Northwest Partners in Amphibian and Reptile Conservation
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Above: Northern Leopard Frog © Kris Kendell


Priority Amphibian and Reptile Conservation Areas

Amphibians and reptiles are experiencing exceptional declines, with habitat loss and fragmentation among the leading threats to both groups. In response to these threats, municipalities, land trusts, land managers and large land owners are increasingly seeking guidance in identifying discrete areas of the landscape that provide exceptional biodiversity value. In response, PARC developed the Priority Amphibian and Reptile Conservation Areas (PARCAs) project.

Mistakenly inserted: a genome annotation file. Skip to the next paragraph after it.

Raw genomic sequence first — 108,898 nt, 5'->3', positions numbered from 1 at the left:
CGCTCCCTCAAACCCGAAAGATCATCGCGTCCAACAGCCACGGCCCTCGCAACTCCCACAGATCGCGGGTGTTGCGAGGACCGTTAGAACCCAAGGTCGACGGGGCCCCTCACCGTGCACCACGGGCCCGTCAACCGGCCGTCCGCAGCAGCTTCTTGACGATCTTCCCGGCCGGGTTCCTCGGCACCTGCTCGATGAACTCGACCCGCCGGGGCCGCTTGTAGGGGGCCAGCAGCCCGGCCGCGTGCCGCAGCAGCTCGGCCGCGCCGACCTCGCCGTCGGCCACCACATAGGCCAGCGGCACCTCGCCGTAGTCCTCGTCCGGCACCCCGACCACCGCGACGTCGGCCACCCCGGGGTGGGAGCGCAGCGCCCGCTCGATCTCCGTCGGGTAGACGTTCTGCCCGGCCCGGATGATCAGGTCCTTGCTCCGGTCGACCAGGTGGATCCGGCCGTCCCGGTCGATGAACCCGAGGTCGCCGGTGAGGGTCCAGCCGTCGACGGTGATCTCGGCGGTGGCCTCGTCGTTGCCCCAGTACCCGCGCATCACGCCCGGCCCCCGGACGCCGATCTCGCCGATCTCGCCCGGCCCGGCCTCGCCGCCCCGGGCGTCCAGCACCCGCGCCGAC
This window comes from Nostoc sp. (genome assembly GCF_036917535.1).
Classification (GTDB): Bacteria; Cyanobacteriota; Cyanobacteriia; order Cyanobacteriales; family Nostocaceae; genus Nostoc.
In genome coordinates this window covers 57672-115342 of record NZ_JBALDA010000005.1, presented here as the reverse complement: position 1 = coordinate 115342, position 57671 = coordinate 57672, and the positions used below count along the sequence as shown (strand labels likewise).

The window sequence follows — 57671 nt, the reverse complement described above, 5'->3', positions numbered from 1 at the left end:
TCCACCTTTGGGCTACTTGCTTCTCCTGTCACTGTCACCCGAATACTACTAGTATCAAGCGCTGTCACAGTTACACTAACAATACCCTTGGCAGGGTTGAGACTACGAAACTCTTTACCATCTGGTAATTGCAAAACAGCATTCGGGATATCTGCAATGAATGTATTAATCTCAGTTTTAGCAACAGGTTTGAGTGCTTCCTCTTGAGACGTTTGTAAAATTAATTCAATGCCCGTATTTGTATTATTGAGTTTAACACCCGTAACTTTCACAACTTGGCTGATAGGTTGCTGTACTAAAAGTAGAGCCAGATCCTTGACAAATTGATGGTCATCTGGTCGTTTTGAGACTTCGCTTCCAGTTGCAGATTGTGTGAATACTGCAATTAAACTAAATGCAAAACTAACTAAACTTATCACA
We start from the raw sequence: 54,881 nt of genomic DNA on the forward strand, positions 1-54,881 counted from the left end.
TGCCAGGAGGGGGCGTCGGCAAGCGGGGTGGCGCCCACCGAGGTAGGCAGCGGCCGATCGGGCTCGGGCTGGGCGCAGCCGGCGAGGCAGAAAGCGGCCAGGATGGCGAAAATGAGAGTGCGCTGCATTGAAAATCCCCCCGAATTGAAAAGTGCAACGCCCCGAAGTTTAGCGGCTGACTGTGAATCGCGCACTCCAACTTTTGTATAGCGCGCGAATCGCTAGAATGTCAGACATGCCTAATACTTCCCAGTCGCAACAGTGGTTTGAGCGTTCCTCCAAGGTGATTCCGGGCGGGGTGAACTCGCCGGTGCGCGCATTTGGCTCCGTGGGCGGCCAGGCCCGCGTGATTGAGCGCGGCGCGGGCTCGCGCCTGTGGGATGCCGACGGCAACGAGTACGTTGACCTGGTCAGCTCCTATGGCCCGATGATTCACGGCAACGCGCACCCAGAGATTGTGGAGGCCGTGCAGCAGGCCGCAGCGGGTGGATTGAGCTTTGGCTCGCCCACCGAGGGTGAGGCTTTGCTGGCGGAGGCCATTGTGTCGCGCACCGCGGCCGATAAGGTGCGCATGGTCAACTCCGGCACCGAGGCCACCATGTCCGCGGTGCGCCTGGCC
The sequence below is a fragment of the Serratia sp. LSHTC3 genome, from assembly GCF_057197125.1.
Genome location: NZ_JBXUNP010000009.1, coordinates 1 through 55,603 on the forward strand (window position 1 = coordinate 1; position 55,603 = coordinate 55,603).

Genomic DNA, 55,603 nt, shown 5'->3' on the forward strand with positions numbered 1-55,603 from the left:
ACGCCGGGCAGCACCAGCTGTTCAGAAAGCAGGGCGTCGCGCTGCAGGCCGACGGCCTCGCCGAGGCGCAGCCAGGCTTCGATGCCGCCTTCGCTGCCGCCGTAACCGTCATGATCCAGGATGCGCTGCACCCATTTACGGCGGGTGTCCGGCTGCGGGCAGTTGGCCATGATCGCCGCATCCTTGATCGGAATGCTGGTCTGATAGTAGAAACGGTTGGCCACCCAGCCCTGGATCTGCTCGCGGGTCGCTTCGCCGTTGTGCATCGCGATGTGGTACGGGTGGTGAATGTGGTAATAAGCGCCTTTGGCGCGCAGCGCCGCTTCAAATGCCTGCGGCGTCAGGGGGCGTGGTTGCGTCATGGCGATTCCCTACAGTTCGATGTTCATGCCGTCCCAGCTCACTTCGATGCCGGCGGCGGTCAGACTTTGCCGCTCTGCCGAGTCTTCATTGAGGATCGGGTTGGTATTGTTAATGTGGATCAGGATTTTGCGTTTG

PARCAs are a non-regulatory designation whose purpose is to raise public awareness and spark voluntary action by landowners and conservation partners to benefit amphibians and/or reptiles. Areas are nominated using scientific criteria and expert review, drawing on the concepts of species rarity, richness, regional responsibility, and landscape integrity. Modeled in part after the Important Bird Areas program developed by BirdLife International, PARCAs are intended to be coordinated nationally but implemented locally at state or regional scales.

Importantly, PARCAs are not designed to compete with existing landscape biodiversity initiatives, but to complement them – providing an additional spatially-explicit layer for conservation consideration.

PARCAs are intended to be established in areas:

  • capable of supporting viable amphibian and reptile populations;
  • occupied by rare, imperiled, or at-risk species, and;
  • rich in species diversity or endemism.

Learn more about PARCAs and how to participate in the PARCAs process